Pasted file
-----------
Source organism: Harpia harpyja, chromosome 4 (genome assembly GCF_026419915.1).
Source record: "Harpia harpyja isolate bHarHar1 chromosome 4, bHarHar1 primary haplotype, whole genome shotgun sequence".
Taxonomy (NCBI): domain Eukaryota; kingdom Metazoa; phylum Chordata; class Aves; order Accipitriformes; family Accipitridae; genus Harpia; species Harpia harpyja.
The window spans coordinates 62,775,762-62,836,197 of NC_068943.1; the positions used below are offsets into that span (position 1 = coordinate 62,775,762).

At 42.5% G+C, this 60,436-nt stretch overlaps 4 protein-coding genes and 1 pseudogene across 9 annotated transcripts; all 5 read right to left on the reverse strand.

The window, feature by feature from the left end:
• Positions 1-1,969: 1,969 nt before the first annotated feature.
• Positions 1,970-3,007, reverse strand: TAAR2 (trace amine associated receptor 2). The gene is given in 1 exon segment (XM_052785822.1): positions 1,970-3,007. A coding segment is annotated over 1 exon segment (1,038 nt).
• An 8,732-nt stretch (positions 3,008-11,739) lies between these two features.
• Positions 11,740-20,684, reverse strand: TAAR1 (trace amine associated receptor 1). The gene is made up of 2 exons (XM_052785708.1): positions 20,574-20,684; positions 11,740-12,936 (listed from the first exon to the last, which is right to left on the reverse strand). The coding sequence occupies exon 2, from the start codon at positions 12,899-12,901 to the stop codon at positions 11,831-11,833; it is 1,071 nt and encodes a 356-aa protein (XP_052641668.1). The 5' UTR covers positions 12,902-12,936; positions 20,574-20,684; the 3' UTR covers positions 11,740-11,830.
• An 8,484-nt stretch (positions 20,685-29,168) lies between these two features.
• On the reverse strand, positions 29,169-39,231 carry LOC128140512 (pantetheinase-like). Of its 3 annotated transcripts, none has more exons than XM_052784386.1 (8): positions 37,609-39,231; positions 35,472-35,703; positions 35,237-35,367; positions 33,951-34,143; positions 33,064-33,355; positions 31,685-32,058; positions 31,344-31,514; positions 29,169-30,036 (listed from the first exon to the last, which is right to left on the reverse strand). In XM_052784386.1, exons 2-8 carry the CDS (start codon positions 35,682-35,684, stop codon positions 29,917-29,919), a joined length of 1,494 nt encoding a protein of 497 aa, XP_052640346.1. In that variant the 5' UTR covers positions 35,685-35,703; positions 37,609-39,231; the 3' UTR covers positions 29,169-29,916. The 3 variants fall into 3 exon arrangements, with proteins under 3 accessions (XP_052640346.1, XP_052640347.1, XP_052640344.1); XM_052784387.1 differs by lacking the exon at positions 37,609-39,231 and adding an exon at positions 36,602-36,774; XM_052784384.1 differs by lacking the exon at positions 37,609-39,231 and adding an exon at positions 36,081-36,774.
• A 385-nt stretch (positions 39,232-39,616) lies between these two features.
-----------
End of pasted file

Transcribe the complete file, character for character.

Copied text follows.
Source organism: Harpia harpyja, chromosome 4 (genome assembly GCF_026419915.1).
Source record: "Harpia harpyja isolate bHarHar1 chromosome 4, bHarHar1 primary haplotype, whole genome shotgun sequence".
Taxonomy (NCBI): domain Eukaryota; kingdom Metazoa; phylum Chordata; class Aves; order Accipitriformes; family Accipitridae; genus Harpia; species Harpia harpyja.
The window spans coordinates 62,775,762-62,836,197 of NC_068943.1; the positions used below are offsets into that span (position 1 = coordinate 62,775,762).

At 42.5% G+C, this 60,436-nt stretch overlaps 4 protein-coding genes and 1 pseudogene across 9 annotated transcripts; all 5 read right to left on the reverse strand.

The window, feature by feature from the left end:
• Positions 1-1,969: 1,969 nt before the first annotated feature.
• Positions 1,970-3,007, reverse strand: TAAR2 (trace amine associated receptor 2). The gene is given in 1 exon segment (XM_052785822.1): positions 1,970-3,007. A coding segment is annotated over 1 exon segment (1,038 nt).
• An 8,732-nt stretch (positions 3,008-11,739) lies between these two features.
• Positions 11,740-20,684, reverse strand: TAAR1 (trace amine associated receptor 1). The gene is made up of 2 exons (XM_052785708.1): positions 20,574-20,684; positions 11,740-12,936 (listed from the first exon to the last, which is right to left on the reverse strand). The coding sequence occupies exon 2, from the start codon at positions 12,899-12,901 to the stop codon at positions 11,831-11,833; it is 1,071 nt and encodes a 356-aa protein (XP_052641668.1). The 5' UTR covers positions 12,902-12,936; positions 20,574-20,684; the 3' UTR covers positions 11,740-11,830.
• An 8,484-nt stretch (positions 20,685-29,168) lies between these two features.
• On the reverse strand, positions 29,169-39,231 carry LOC128140512 (pantetheinase-like). Of its 3 annotated transcripts, none has more exons than XM_052784386.1 (8): positions 37,609-39,231; positions 35,472-35,703; positions 35,237-35,367; positions 33,951-34,143; positions 33,064-33,355; positions 31,685-32,058; positions 31,344-31,514; positions 29,169-30,036 (listed from the first exon to the last, which is right to left on the reverse strand). In XM_052784386.1, exons 2-8 carry the CDS (start codon positions 35,682-35,684, stop codon positions 29,917-29,919), a joined length of 1,494 nt encoding a protein of 497 aa, XP_052640346.1. In that variant the 5' UTR covers positions 35,685-35,703; positions 37,609-39,231; the 3' UTR covers positions 29,169-29,916. The 3 variants fall into 3 exon arrangements, with proteins under 3 accessions (XP_052640346.1, XP_052640347.1, XP_052640344.1); XM_052784387.1 differs by lacking the exon at positions 37,609-39,231 and adding an exon at positions 36,602-36,774; XM_052784384.1 differs by lacking the exon at positions 37,609-39,231 and adding an exon at positions 36,081-36,774.
• A 385-nt stretch (positions 39,232-39,616) lies between these two features.